Deinococcus radiodurans is distinguished by its extraordinary capacity to survive high levels of ionizing radiation, and the DNA double-strand breaks that result from exposure to this type of radiation.
There are radiation-resistant bacteria in several phyla, including members of the Archaea.
Radiation resistance seems to be mediated by passive and active (enzymatic) mechanisms.
Passive mechanisms include the presence of multiple genome copies, a highly condensed nucleoid organization that prevents diffusion of DNA fragments generated during irradiation, and an accumulation of Mn(II) ions that might prevent the generation of reactive oxygen species.
Enzymatic mechanisms of radiation resistance include conventional DNA-repair processes as well as novel functions.
Mechanisms for limiting the extent of DNA degradation post-irradiation seem to facilitate genome preservation and enhance radiation resistance.
There are several enzymatic pathways for the repair of double-strand breaks, including RecA-dependent and RecA-independent processes.
Relatively little is known about the biochemical basis of the capacity of Deinococcus radiodurans to endure the genetic insult that results from exposure to ionizing radiation and can include hundreds of DNA double-strand breaks. However, recent reports indicate that this species compensates for extensive DNA damage through adaptations that allow cells to avoid the potentially detrimental effects of DNA strand breaks. It seems that D. radiodurans uses mechanisms that limit DNA degradation and that restrict the diffusion of DNA fragments that are produced following irradiation, to preserve genetic integrity. These mechanisms also increase the efficiency of the DNA-repair proteins.
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Work on genome repair in Deinococcus radiodurans in the Battista and Cox laboratories is supported a grant from the National Institutes of Health. The authors thank F.A. Rainey for producing the phylogenetic tree in Figure 2. We also thank J. Haber for helpful discussions.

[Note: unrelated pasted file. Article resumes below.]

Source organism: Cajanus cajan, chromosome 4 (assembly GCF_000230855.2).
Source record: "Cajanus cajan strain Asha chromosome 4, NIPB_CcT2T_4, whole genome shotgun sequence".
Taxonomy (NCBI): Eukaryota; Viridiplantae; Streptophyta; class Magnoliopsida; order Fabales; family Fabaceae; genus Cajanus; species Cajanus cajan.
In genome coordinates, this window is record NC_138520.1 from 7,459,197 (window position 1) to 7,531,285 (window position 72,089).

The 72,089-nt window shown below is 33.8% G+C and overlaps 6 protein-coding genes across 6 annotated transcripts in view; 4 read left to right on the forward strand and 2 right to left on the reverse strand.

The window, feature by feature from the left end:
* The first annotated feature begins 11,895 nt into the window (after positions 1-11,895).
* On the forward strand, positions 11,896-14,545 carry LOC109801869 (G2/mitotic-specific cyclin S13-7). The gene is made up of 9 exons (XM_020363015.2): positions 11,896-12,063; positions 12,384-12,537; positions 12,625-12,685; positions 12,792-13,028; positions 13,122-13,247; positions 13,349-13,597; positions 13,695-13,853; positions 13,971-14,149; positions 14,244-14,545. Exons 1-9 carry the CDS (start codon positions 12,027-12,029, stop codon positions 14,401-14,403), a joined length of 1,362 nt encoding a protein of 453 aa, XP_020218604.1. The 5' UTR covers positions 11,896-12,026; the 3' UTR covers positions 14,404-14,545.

The authors declare no competing financial interests.
- IONIZING RADIATION
Any electromagnetic or particulate radiation powerful enough to strip electrons from atoms to produce ions.
Organisms that have an optimal growth temperature above 80°C.
- EPISTASIS GROUP
This occurs when two or more genes control a phenotype. The combined effect of mutations in these genes on a phenotype deviates from the sum of their individual effects.
- NON-HOMOLOGOUS END JOINING
One of several pathways that can be used to repair chromosomal double-strand DNA breaks. The process is non-homologous because adjacent broken strands are fused by direct end-to-end contact without regard to sequence homology. Therefore, non-homologous end joining is error-prone because it results in joining of the breaks without a template.
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Cox, M., Battista, J. Deinococcus radiodurans — the consummate survivor. Nat Rev Microbiol 3, 882–892 (2005). https://doi.org/10.1038/nrmicro1264
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